I saw this image lined up as I walked back through the door and took the picture. She was a little bit creeped out when I did that but agreed to let me use the photo once I told her what it was for. I got pretty excited when I took this because it was just lined out so perfectly with the equipment in the background and this image was not an accident like the other two were.

This image used the rule of thirds to make the eye drawn to the image as well as cropping. Because this image is cropped so closely, the “noise” of all the lab equipment is muffled and the eye just focuses on Melson and the GC machine.



“. . .and boom”
Ron Paracini of Lander lines up his shot at a Wind River Muzzle Loader shoot in February. He won this round of competition.

Without a doubt, the sports category was the hardest image for me to get. My dad does black powder shoots and I had fortunate timing last time I went home to be able to go to one. He usually takes me along to take some photos for their newsletter and so I have been going to these for about a year.

There is a very laid back atmosphere with these events because everyone knows everyone else that shoots. There is not a cheering squad because you don’t want to distract the shooter so there is usually a respectful silence and a few jabs once a shooter finishes. It is a very amicable environment for shooters and spectators.

This shooter, Ron Paracini, is one of the few shooters that shoot a flintlock muzzle loader. When the flint strikes, a flash is created and the spark lights the black powder and sends the muzzle loader ball (not a bullet) towards the target. I had captured an image a few years ago with a bright flash and was just trying to see if I could capture that again. Although not as dramatic as the first one I captured, a small flame can be seen.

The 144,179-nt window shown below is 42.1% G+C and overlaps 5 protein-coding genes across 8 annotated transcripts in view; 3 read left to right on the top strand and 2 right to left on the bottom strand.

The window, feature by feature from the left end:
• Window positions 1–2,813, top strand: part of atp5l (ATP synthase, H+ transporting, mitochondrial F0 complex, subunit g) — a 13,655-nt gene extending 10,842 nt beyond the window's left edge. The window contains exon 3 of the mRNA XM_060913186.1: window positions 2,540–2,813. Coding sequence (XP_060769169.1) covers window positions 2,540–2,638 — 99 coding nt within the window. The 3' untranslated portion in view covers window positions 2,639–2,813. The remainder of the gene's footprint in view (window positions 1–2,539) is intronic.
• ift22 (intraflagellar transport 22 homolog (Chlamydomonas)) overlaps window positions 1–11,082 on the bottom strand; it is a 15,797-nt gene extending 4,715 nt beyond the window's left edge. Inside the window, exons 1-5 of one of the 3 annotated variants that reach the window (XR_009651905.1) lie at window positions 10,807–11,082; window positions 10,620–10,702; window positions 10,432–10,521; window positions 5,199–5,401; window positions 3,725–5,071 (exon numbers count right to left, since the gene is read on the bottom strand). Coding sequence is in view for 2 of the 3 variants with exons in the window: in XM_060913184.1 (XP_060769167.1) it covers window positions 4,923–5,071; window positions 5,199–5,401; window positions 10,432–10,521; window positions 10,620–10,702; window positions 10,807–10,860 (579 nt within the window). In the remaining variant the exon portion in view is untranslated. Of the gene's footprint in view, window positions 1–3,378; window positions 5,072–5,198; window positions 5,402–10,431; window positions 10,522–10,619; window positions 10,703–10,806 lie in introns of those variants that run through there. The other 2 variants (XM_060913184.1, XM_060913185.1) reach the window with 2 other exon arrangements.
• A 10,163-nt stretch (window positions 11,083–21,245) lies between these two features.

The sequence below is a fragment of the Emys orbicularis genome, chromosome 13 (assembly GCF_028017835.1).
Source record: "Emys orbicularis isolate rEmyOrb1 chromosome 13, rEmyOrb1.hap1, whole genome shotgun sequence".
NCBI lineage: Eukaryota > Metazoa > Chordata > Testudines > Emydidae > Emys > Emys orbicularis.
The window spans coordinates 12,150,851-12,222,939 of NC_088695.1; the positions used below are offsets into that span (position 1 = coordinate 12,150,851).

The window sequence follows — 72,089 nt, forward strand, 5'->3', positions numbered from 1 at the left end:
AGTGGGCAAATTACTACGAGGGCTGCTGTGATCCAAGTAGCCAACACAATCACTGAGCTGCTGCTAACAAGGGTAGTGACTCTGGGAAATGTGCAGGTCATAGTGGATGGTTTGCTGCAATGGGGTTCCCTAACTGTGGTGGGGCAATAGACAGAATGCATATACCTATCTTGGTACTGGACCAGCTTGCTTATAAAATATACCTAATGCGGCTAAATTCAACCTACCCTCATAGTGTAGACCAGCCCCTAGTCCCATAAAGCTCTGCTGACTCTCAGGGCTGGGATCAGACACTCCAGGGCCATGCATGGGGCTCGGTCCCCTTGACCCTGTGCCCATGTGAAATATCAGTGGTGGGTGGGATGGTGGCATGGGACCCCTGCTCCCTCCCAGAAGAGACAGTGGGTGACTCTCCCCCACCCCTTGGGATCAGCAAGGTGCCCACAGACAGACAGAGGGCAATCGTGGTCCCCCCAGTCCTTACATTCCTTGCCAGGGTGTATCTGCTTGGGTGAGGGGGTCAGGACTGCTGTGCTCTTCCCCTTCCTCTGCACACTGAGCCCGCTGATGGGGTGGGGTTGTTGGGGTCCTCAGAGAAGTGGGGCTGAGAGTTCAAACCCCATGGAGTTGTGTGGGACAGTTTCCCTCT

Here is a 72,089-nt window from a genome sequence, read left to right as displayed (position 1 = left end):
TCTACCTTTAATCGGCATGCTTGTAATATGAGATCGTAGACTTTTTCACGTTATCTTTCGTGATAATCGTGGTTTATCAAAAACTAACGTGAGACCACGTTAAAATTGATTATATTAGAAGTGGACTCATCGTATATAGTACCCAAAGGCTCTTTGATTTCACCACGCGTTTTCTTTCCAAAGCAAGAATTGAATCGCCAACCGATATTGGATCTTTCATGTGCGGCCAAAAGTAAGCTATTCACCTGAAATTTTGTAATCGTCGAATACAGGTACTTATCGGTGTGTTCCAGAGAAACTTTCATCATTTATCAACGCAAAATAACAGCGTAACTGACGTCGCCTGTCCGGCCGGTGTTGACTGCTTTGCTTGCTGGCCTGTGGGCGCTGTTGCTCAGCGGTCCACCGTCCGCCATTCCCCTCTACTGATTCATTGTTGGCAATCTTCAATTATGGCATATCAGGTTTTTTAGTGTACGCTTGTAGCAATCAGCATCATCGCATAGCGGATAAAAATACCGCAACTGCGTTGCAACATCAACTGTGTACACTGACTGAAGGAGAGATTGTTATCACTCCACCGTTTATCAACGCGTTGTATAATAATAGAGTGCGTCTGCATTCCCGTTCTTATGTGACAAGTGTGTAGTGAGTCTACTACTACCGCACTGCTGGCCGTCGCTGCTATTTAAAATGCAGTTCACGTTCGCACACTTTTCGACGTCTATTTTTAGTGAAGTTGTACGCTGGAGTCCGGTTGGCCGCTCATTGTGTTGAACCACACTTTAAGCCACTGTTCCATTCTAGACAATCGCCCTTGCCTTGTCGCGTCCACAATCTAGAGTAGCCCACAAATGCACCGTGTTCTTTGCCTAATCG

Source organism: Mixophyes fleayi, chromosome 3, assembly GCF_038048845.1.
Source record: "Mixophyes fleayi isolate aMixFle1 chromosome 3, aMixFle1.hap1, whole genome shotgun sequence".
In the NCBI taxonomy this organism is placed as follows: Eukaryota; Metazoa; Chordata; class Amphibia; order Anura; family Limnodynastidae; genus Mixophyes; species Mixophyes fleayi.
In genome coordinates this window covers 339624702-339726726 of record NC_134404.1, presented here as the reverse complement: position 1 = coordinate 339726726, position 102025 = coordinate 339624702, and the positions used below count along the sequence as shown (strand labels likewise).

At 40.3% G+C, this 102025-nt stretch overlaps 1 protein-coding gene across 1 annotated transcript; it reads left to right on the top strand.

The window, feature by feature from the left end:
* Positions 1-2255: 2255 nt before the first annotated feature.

This was a hard image to capture because I did not want to get right up in the shooter’s face and distract them from hitting the target. I tried to maintain a respectful distance but still get the shot. This was hard because Ron shoots differently than other competitors and his arm often obscured his face.

When I saw the shot, I was so excited because I captured this unique shooting sport. Color and leading lines were the devices used. Color was used because of the small flame that draws your attention towards the barrel of the gun. Ron was dressed in black and that helped to not make him such a dominate feature that draws all the attention in the image. Leading lines draw the eye to the barrel of the muzzle loader and towards the target to give this piece direction.



“Get Up and Move”
Wellness coach, Callie Carroll, encourages her audience to get up and move with her during the February STS in Denver.

This was one of the harder images to capture because of all of the movement. I recently started taking Herbalife products to get better nutrition and my friends and I went to this training to see how to use them properly. One of the wellness coaches presenting, Callie Carroll, is a personal trainer in Colorado.

Through out her presentation, she made the audience get up and move with her to keep them active and engaged. I was intrigued by that and took my images. It took roughly 35 images to get one without motion blurs but it was worth it.

This image was harder to take than some of the others because it was during a presentation. I tried to sneak up and take the image without anyone finding me disruptive. There were many others trying to do the same so then there was the challenge of  trying to shoot through the bodies blocking my shot. The lighting was also horrible in the conference room so I had to do a fair bit of touching up in Photoshop as well.